TFA alum takes her duties above and beyond
For a sterling example of how a Teach for America Idaho alumna can have an outsized impact on her community, you need look no farther than to Jayna Loy.
April 28, 2022
In her four years at Nampa’s West Middle School, Jayna Loy has been not only a highly effective seventh-grade science teacher. She has helped launch a comprehensive after-school program, coached volleyball, and started a volleyball clinic at the school as well.
Her energy seems boundless.
Originally from Southern California, Jayna attended Northland College in northern Wisconsin, where she studied environmental geosciences with a focus on geology and water science. “I always intended to teach, but my mom is an engineer and she said to me if you want to teach science, don’t major in education, major in science.”
That turned out to be good advice, Jayna said, though it took her a few years after college to find TFA and start her teaching career. Upon graduating, Jayna and her fiance moved first to Austin, Texas, where she worked with Americorps on an after-school 4-H program.
After a year, she moved to Vancouver, Washington, where she again worked with Americorps, on river restoration projects for the local utility company. Some of her work consisted of taking high school and young adult conservation corps groups out to do planting and restoration work, which further reinforced her desire to get into teaching.
She landed a job in Vancouver as a before- and after-school program site manager at a local elementary school, and while working that job she applied for TFA. She was accepted and initially assigned to Mississippi, but deferred for a year to attend to some family business.
When she started her corps service in 2018, she switched her focus to Idaho, her top choice, and landed in Nampa. In her first year at West Middle School, she helped launch a federally funded 21st Century Community Learning Centers program, focused on the STEM (science, technology, engineering,and math) fields.
The program consists of physical activities, STEM activities,healthy snacks, and occasional field trips for the middle-schoolers. It lasts from the end of school at 2:45 p.m. until 5:30 p.m., four days a week. Three teachers staff the program, so Jayna typically spends three days a week pitching in.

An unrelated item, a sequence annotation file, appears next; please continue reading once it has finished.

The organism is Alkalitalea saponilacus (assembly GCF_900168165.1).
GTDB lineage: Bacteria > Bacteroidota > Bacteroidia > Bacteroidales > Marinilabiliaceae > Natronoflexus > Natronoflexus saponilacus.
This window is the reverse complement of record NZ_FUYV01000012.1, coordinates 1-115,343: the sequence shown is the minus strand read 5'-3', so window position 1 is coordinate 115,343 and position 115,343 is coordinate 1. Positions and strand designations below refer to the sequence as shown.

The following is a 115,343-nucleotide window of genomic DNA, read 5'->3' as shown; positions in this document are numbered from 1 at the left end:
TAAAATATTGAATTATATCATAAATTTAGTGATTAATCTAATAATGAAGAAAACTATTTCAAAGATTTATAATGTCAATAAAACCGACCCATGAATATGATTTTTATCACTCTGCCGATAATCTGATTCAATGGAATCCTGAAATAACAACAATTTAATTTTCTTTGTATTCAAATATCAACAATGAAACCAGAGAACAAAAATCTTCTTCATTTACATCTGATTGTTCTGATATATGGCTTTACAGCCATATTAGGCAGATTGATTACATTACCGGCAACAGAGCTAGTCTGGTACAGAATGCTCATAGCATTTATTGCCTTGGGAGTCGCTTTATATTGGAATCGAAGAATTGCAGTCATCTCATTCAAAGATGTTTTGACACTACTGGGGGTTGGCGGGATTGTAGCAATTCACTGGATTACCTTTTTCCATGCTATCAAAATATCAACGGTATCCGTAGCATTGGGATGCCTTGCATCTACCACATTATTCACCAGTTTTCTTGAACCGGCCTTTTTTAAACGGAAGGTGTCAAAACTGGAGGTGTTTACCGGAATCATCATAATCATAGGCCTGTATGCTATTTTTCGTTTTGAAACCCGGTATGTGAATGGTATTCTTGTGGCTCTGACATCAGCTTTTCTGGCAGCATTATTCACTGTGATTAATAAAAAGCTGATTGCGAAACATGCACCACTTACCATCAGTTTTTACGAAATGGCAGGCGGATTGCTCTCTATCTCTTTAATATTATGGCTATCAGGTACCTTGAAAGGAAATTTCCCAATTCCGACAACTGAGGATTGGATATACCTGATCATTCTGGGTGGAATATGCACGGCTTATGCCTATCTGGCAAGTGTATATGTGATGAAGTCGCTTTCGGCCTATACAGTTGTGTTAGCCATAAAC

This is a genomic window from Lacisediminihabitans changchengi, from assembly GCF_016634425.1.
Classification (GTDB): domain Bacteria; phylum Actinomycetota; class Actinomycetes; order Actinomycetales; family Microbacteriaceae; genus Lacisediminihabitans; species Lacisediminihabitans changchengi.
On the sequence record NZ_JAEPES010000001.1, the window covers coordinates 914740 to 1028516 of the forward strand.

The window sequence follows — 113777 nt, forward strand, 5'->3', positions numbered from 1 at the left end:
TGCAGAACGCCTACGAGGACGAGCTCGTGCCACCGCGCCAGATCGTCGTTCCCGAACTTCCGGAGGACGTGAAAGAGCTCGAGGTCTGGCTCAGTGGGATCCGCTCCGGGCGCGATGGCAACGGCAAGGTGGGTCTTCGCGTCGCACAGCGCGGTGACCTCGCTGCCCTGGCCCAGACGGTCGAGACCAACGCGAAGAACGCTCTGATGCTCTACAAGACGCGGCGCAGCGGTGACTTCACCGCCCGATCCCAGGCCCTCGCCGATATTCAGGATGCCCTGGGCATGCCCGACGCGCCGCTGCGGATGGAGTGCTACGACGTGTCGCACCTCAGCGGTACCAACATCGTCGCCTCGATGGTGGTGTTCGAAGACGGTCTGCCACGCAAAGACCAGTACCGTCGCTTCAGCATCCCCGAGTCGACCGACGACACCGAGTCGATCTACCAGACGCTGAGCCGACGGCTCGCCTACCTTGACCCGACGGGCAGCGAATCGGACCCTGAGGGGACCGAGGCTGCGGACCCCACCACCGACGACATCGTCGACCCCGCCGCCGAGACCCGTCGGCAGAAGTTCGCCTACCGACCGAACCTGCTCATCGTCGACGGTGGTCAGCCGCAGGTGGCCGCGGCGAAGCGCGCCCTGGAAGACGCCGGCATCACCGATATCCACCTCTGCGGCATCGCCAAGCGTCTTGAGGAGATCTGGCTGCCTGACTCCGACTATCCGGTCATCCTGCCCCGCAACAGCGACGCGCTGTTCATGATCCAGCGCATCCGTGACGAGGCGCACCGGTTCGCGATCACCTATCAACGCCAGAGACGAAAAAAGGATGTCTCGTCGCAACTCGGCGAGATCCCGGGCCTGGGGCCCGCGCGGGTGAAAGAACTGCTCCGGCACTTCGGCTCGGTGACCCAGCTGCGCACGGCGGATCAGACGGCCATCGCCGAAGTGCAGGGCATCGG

“This program has turned into one of the parts about teaching at my school that has kept me really excited,” Jayna said. “These STEM kids, a little nerdy, excited to do fun activities and games, at the end of a hard day, they rejuvenate me.”
The after-school STEM activities Jayna helped start include a healthy eating and nutrition program in partnership with the University of Idaho, which includes a sizable garden students are responsible for tending. The program partnered with a church adjacent to the school, which also has a large community garden.
“We went back and forth, with people at the church helping with our garden, and our after school kids helping with their garden.”
The program also partnered with NASA last year in an engineering challenge, during which students had to build a “contraption, a model of a rocket ship to get to Mars. We got to do a Zoom call with people that worked in NASA, share our projects and ask them questions about space travel.”
As if the after-school program wasn’t enough of an extracurricular commitment, Jayna has also coached seventh-grade volleyball. Many West students have never been exposed to the sport, so coaching involves teaching basic rules and techniques and recruiting at times reluctant students as well as usual coaching duties. Jayna recently received a $2,000 grant through TFA to conduct a volleyball clinic later this spring for the many West students who have never been exposed to the sport.
You might think that Jayna would have wanted to rest and recuperate over the summer, given how full her plate is at West. Instead, she worked last year at a summer school program for second-and third-graders through the Wood River YMCA in the Sun Valley area.
The program was an intensive academic intervention for students struggling with reading and math. “They put this really great spin on it so it felt like summer camp. The first half of the day was math, recess, then reading. But the afternoon was science enrichment and arts. And Fridays were daylong field trips.”
Jayna said she enjoyed working with younger students in Wood River, and being in a beautiful and bucolic setting. “It was a very busy summer, but it was a great experience, and quite an adventure in teaching,” she said.
And did she allow herself a break between the end of the summer program and the resumption of her duties at West Middle School? No.
“I came back from that and went straight to a full week of field trips with my middle school after school program,” Jayna said. “But that's OK. I loved that too.”